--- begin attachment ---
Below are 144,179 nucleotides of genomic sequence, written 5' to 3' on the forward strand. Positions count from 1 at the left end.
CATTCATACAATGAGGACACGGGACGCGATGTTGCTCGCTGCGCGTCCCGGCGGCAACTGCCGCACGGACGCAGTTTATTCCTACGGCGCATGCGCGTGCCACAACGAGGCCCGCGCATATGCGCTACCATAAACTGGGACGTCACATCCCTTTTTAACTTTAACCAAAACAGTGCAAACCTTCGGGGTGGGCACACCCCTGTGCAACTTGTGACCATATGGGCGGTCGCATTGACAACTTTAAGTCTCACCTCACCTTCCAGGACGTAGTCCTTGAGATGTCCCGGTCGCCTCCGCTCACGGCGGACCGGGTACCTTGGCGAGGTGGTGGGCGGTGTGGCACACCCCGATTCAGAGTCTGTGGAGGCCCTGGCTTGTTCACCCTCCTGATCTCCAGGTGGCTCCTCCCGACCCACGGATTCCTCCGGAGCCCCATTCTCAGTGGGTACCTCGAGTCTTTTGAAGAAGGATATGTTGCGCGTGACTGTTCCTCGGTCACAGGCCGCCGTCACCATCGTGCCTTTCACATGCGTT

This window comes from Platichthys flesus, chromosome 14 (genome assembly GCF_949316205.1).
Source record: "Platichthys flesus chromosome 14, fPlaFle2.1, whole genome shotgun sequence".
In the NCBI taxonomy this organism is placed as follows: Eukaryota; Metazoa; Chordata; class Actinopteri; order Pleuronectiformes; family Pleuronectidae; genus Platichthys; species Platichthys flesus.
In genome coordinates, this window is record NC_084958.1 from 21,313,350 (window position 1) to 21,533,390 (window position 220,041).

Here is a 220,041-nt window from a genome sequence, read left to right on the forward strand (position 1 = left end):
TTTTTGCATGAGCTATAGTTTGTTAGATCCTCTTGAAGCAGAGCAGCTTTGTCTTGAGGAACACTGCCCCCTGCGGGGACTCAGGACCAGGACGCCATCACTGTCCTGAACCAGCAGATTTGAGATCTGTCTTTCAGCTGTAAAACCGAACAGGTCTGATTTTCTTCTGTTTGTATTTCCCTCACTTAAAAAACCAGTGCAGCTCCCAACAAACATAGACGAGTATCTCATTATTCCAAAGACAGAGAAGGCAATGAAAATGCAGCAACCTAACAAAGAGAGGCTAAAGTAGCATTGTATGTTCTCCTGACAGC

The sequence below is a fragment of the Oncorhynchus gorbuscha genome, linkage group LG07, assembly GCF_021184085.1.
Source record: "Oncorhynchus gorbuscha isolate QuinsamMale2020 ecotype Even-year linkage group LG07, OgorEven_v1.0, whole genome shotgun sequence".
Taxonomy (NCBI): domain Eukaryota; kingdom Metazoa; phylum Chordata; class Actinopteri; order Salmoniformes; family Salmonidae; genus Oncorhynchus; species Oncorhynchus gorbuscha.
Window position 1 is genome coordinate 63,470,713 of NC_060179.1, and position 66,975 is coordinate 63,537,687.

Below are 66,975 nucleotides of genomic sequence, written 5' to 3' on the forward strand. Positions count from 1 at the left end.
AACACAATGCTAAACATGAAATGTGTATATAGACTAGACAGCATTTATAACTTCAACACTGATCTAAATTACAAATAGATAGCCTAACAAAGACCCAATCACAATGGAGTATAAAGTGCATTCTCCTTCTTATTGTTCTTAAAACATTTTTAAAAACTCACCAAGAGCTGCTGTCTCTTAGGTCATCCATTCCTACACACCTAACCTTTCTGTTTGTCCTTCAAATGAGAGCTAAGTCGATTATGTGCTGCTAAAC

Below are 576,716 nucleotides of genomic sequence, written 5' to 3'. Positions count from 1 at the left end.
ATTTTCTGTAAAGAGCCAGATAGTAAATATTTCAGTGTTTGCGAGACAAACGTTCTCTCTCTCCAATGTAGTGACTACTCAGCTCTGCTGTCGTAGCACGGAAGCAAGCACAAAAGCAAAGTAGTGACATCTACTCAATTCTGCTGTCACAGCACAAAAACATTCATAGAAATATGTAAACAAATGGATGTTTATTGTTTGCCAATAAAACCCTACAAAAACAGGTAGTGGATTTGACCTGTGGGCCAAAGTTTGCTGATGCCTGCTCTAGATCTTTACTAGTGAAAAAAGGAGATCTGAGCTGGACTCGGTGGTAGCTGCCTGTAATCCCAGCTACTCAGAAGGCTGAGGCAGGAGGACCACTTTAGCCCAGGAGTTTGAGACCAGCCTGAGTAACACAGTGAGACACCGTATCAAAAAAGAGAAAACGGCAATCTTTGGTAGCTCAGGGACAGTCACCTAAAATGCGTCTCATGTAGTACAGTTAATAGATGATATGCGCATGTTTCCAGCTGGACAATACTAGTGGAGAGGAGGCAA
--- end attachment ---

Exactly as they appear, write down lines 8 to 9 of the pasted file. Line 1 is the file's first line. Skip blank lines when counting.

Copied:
TTTTTGCATGAGCTATAGTTTGTTAGATCCTCTTGAAGCAGAGCAGCTTTGTCTTGAGGAACACTGCCCCCTGCGGGGACTCAGGACCAGGACGCCATCACTGTCCTGAACCAGCAGATTTGAGATCTGTCTTTCAGCTGTAAAACCGAACAGGTCTGATTTTCTTCTGTTTGTATTTCCCTCACTTAAAAAACCAGTGCAGCTCCCAACAAACATAGACGAGTATCTCATTATTCCAAAGACAGAGAAGGCAATGAAAATGCAGCAACCTAACAAAGAGAGGCTAAAGTAGCATTGTATGTTCTCCTGACAGC

The sequence below is a fragment of the Oncorhynchus gorbuscha genome, linkage group LG07, assembly GCF_021184085.1.